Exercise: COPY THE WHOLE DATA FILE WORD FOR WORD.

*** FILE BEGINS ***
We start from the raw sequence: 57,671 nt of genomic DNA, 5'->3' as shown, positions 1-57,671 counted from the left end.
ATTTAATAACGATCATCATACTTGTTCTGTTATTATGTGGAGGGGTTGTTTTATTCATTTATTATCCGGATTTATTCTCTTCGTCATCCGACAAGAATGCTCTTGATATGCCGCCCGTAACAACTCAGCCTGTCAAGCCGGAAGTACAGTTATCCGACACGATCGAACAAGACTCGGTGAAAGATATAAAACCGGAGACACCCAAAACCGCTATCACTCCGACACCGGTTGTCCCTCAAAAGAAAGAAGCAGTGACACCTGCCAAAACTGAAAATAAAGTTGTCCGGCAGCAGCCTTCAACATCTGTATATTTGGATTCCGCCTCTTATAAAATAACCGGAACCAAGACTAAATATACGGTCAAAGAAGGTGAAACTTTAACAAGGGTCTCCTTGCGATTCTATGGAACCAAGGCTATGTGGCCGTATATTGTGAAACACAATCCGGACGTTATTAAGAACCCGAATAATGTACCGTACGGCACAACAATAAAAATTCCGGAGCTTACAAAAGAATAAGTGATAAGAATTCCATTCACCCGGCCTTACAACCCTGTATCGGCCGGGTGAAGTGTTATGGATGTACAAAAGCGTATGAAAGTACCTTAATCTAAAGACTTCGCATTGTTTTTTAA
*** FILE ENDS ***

We start from the raw sequence: 57,671 nt of genomic DNA, 5'->3' as shown, positions 1-57,671 counted from the left end.
ATTTAATAACGATCATCATACTTGTTCTGTTATTATGTGGAGGGGTTGTTTTATTCATTTATTATCCGGATTTATTCTCTTCGTCATCCGACAAGAATGCTCTTGATATGCCGCCCGTAACAACTCAGCCTGTCAAGCCGGAAGTACAGTTATCCGACACGATCGAACAAGACTCGGTGAAAGATATAAAACCGGAGACACCCAAAACCGCTATCACTCCGACACCGGTTGTCCCTCAAAAGAAAGAAGCAGTGACACCTGCCAAAACTGAAAATAAAGTTGTCCGGCAGCAGCCTTCAACATCTGTATATTTGGATTCCGCCTCTTATAAAATAACCGGAACCAAGACTAAATATACGGTCAAAGAAGGTGAAACTTTAACAAGGGTCTCCTTGCGATTCTATGGAACCAAGGCTATGTGGCCGTATATTGTGAAACACAATCCGGACGTTATTAAGAACCCGAATAATGTACCGTACGGCACAACAATAAAAATTCCGGAGCTTACAAAAGAATAAGTGATAAGAATTCCATTCACCCGGCCTTACAACCCTGTATCGGCCGGGTGAAGTGTTATGGATGTACAAAAGCGTATGAAAGTACCTTAATCTAAAGACTTCGCATTGTTTTTTAA